On the ASA Boycott of Israeli Universities

This past December, members of the American Studies Association, the United States’ oldest and largest academic association dedicated to the interdisciplinary study of American history and culture, passed a resolution endorsing a boycott of Israeli universities. In the election that led to this endorsement, which drew the largest number of participants in the organization’s history, an overwhelming 66 percent of members voted in favor of the boycott. According to the ASA’s website, its endorsement stems from “Israel’s violation of international law and UN resolutions; the documented impact of the Israeli occupation on Palestinian scholars and students; [and] the extent to which Israeli institutions of higher education are a party to state policies that violate human rights…”

In passing such a resolution, the ASA has joined the growing international ranks of left-leaning  academic associations and individuals who have condemned Israel for its treatment of its Palestinian population. Some within this movement, including former U.S. President Jimmy Carter, have even drawn parallels between Israel and Apartheid South Africa. These condemnations have drawn consistent and impassioned criticism from a variety of fronts, notably academic and political, which have continued their criticism by reacting to the ASA’s recent boycott.

In the month and a half that has followed the resolution, at least five institutions have withdrawn their membership from the ASA while several current and former presidents of prominent American universities, including Amherst and Princeton, have condemned the ASA’s resolution.  In doing so, they have cited general opposition to academic boycotts for their negative impact on academic speech and exchange as well as displeasure with what they perceive as a double standard in the ASA’s decision. Furthermore, two Democratic state assembly men from New York have indicated plans to introduce legislation that would remove state support from any public or private college that participated in the ASA or any other group involved in a boycott of Israel.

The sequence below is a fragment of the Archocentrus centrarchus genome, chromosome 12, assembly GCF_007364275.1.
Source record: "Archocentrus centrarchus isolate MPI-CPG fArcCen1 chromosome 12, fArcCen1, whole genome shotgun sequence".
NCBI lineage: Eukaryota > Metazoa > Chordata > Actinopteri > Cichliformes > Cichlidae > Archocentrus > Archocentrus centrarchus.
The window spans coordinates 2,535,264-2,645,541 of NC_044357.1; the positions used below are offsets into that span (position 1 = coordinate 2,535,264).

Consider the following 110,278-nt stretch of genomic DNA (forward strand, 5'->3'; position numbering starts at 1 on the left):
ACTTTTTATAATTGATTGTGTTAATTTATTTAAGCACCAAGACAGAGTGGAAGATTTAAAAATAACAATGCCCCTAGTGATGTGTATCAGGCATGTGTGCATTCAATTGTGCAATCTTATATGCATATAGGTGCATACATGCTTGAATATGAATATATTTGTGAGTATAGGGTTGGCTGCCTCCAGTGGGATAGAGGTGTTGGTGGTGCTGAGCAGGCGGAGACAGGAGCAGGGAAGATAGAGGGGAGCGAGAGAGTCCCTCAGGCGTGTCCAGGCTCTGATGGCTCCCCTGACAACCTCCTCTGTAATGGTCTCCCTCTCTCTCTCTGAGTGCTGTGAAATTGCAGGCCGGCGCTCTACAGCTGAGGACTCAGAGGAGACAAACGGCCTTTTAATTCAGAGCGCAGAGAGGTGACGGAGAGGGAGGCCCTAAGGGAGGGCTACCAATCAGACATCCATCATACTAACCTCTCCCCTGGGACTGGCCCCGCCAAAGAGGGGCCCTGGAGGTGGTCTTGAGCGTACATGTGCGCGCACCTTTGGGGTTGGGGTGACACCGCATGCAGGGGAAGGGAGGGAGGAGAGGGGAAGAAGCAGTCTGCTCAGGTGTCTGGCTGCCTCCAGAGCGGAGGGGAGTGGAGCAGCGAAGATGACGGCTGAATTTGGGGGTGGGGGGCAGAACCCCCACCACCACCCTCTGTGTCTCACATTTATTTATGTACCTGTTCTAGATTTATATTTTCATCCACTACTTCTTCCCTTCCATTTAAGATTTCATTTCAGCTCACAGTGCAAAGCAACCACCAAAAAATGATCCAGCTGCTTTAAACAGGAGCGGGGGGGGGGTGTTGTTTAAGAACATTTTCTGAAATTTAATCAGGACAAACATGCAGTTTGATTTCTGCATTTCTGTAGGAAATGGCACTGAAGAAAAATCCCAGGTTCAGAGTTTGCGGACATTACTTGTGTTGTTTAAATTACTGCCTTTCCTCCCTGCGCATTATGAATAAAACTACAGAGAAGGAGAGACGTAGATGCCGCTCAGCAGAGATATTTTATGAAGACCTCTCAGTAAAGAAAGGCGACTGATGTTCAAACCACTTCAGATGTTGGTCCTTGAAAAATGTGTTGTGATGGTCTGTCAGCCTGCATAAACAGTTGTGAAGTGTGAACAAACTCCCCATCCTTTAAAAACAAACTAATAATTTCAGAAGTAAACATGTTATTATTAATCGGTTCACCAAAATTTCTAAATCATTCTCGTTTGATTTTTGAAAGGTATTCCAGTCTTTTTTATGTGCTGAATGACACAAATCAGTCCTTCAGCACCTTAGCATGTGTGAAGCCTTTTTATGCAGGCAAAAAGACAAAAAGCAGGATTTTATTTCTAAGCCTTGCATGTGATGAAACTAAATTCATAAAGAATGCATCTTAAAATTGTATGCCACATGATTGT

Though such reactions may appear rash, they make sense when one considers several basic facts. Firstly, it is interesting to note that the ASA has not endorsed the boycotting of universities in countries with far worse human rights records than Israel’s, such as Iran or China. Following the ASA’s rationale that violations of human rights and international law by a country’s government merit repercussions against that country’s educational institutions, it is illogical and unfair that Israel’s universities alone should be singled out for boycott. The ASA’s decision to narrow its resolution to Israeli universities is thus logically inconsistent and, more importantly, intellectually dishonest.

The ASA ignores Israel’s tangible achievements in human rights as the strongest democracy in the Middle East, with free and open elections and minority representation in parliament. It also ignores Israel’s strides in reducing inequality of opportunity between Jews and minorities by instituting a comprehensive affirmative action program. Such a program has led to high minority enrollment at institutions such as the University of Haifa, where over 30 percent of the student body is Arab (with Arabs comprising roughly 20 percent of Israel’s total population). Rather than unfairly single out Israel by endorsing university boycotts that adversely affect the flow of ideas and the empowerment of a group of people on whose behalf the organization is claiming to act, the ASA should withdraw its support for the boycott and promote proactive policies that further assist Israel’s Palestinian population. It should also distribute its criticism more evenly and hold Israel’s neighbors to the same standards.

 

 

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